Mathematical model is the most powerful tool to elucidate cancer growth and evolution, but over the years it still has defects. Although there are some models having been developed to capture tumor space, these models often can not study genetic alterations. While non-space model can more accurately describe the evolution of tumors, it can not clarify their three-dimensional structure.
Now researchers from Harvard University, Edinburgh University and Johns Hopkins University collaborated to develop a first solid tumor model that may reflect the three-dimensional shape and genetic evolution. The new model explains that the cancer usually has a surprising number of genetic mutations, causing and driving mutation to spread to the entire tumor and evolve resistance mechanisms. The study was published on the Nature.
Professor Martin Nowak, Harvard University, mentioned that, in the past, we are mainly used non-spatial model to study the evolution of cancers, but these models can not describe the spatial characteristics of solid tumors. Now, however, for the first first time we can do that.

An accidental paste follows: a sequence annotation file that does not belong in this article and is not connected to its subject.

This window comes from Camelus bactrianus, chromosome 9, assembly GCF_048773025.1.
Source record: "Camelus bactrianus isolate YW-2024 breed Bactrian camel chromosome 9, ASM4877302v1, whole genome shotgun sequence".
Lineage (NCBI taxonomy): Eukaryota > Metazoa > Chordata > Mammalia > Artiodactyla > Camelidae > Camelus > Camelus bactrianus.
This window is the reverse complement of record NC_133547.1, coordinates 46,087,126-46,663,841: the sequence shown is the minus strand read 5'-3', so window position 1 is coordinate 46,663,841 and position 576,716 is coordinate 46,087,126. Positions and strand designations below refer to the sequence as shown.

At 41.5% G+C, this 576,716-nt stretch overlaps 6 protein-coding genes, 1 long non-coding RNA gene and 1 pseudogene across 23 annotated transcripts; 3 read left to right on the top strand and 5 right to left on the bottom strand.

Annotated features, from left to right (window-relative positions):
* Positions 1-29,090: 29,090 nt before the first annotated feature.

He also said that the new model provides important insights about the partial migration of cancer cells. Cell migration makes cancer grow rapidly, which makes cancer homogeneous and therefore those cancer cells share the same group of mutation. As a result it led to a rapid evolution of drug resistance. He also thought the metastases was caused by local migration.”
In this new study, scientists describe a model for tumor evolution which shows how short-range dispersal and cell turnover can be responsible for rapid cell mixing inside the tumor. They show that “even a small selective advantage of a single cell within a large tumor allows the descendants of that cell to replace the precursor mass in a clinically relevant time frame.” They also demonstrate that the same mechanisms can account for the rapid onset of resistance to chemotherapy.
Their model not only provides insights into spatial and temporal aspects of tumour growth, but also suggests that targeting short-range cellular migratory activity could have marked effects on tumour growth rates.
Source: A spatial model predicts that dispersal and cell turnover limit intratumour heterogeneity, Nature.